Japan and the United States will expand cooperation in the U.S.-led campaign against terrorism to include closer aid-policy coordination for Afghanistan and other strategically important countries, government sources said Thursday.
Top-level aid officials from the two countries — by far the world’s largest aid donors — will hold talks in Tokyo in the middle of June to kick off full-scale policy coordination efforts, the sources said.
The U.S. participants in the meeting will be officials of USAID, an arm of the State Department, while Japanese representatives will include high-level Foreign Ministry officials, the sources said.
Less than a month after the Sept. 11 terrorist attacks in New York and Washington, the U.S. administration of President George W. Bush launched military operations in Afghanistan to topple the Taliban regime and root out al-Qaeda terrorists.
Although the Taliban regime collapsed and an interim government, headed by Hamid Karzai, took office in December, the U.S.-led antiterror war in Afghanistan continues. Japan dispatched Self-Defense Forces to the Indian Ocean to provide logistic support, such as supplying fuel.
The aid-policy coordination effort apparently reflects the view that it is imperative to ensure the political, economic and social stability of strategically important developing countries for the global antiterrorism campaign to succeed.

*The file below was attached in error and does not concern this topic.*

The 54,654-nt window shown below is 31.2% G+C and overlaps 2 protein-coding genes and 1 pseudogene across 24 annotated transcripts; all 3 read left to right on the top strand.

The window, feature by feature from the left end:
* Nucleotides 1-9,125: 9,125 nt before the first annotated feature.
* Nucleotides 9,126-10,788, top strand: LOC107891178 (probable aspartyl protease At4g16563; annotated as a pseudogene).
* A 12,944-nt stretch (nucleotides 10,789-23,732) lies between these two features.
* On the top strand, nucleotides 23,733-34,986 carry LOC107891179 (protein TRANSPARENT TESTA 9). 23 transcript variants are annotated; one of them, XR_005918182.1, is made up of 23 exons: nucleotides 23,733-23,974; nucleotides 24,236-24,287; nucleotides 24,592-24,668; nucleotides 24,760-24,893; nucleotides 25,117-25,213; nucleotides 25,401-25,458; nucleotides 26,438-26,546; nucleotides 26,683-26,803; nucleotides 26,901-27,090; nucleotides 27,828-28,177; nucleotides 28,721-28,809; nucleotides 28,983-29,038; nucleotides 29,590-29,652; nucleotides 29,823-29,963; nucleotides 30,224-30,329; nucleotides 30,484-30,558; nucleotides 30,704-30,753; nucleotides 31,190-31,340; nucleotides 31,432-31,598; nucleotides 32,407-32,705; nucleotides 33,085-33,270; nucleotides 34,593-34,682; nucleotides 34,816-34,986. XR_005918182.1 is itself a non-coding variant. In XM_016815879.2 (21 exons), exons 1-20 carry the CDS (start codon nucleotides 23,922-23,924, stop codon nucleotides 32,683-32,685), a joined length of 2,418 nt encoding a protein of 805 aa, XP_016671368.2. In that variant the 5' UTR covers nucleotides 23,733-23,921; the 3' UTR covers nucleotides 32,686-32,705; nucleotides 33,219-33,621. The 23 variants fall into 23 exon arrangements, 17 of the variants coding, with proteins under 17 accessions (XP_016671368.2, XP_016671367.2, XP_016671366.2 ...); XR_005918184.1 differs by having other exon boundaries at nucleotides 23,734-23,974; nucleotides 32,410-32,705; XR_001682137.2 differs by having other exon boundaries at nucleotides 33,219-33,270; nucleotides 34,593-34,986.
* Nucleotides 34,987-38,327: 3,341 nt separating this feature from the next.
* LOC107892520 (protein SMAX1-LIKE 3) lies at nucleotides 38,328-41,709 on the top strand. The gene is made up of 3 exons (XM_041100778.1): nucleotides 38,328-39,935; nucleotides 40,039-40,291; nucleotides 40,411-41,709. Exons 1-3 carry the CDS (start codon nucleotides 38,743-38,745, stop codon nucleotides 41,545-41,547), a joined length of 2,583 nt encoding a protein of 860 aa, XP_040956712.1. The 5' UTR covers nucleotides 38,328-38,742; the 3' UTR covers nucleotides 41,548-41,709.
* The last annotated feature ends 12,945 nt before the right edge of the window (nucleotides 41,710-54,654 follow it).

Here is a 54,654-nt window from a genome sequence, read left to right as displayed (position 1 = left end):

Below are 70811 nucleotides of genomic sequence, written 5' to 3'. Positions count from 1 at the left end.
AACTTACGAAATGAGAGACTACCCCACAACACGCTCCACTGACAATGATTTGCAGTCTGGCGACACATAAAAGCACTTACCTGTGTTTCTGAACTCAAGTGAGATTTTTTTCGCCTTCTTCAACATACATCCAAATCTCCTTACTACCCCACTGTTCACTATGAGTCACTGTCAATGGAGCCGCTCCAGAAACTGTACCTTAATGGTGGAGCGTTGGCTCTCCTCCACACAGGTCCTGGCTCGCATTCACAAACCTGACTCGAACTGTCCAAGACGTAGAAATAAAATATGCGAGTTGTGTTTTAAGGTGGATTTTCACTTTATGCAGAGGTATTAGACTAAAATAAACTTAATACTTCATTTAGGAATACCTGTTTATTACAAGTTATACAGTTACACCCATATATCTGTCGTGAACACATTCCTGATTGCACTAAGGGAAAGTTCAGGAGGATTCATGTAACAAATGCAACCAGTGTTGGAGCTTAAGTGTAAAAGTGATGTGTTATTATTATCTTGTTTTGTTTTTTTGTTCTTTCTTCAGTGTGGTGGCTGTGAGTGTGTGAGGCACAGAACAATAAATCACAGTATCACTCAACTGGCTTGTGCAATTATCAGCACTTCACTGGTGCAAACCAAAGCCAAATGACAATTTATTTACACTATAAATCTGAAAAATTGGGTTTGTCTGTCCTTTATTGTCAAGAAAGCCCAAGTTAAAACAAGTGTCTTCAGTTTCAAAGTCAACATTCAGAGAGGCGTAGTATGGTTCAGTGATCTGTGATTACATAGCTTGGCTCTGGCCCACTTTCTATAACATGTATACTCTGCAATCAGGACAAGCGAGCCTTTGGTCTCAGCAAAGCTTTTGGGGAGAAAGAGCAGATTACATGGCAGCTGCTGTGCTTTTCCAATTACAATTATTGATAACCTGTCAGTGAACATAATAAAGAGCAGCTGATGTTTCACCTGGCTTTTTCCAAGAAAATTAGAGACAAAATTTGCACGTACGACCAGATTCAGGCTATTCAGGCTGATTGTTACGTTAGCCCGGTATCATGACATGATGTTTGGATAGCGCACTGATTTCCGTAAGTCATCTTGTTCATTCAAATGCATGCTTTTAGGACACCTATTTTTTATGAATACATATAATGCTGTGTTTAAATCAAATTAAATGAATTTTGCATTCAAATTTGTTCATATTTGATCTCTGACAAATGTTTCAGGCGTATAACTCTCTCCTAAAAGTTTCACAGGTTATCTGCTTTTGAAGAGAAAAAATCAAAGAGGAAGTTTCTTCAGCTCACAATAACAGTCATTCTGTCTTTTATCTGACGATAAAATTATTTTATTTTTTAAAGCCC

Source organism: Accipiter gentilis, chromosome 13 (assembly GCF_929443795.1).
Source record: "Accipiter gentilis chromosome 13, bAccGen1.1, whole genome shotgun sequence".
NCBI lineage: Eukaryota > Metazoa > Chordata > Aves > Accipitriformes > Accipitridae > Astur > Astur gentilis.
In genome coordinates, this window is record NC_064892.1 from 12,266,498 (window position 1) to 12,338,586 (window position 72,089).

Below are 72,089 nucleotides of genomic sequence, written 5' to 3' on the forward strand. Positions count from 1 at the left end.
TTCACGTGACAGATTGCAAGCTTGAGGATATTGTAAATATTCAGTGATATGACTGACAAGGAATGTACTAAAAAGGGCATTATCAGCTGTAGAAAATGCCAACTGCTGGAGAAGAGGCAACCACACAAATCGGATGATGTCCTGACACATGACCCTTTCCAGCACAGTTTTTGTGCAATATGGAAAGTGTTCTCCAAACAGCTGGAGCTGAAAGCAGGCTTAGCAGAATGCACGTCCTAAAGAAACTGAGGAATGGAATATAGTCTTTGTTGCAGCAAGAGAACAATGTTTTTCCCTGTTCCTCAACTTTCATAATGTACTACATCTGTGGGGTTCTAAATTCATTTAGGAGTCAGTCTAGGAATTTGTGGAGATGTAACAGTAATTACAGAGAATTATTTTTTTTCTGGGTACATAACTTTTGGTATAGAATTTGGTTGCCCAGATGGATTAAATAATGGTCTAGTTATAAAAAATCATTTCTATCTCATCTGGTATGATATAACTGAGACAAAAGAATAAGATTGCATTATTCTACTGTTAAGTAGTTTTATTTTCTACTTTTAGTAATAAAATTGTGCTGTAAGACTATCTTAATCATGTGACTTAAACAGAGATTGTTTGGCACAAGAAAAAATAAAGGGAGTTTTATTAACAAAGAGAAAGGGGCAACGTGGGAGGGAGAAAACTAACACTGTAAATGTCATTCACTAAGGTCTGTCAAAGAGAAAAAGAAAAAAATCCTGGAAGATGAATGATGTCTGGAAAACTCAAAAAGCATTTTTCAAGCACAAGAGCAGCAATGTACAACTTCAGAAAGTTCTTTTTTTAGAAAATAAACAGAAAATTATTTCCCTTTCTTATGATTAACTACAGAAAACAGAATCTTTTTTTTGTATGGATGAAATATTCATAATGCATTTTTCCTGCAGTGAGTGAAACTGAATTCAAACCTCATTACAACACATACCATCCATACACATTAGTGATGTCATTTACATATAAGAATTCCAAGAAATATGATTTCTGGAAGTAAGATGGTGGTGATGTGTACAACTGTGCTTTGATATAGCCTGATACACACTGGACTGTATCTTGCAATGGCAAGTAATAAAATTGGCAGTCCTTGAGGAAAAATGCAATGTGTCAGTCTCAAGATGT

According to the government sources, the countries include Yemen and the Philippines, where the U.S. sent troops earlier this year to assist in the fight against terrorists, the sources said.
The sources said that Japan and the U.S. will not necessarily launch joint aid projects, as they did in a wide range of areas, including environment protection and health promotion, under the so-called Common Agenda during the Clinton administration.
In the wake of Sept. 11, calls are growing to help fight poverty, widely perceived as a root cause of terrorism, especially in African countries.
Antiterror efforts and increased assistance for African countries are also expected to top the agenda for the upcoming annual summit of top leaders from the Group of Eight major countries in Canada in late June. The G8 comprises the U.S., Canada, Britain, Germany, France, Italy, Japan and Russia.
In 2001, the U.S. replaced Japan as the world’s largest aid donor for the first time in 11 years. The U.S. provided $10.88 billion in official development assistance in 2001, up 9.3 percent from 2000, while Japan extended $9.67 billion, down a sharp 28.4 percent. Germany was ranked a distant third with $4.87 billion.
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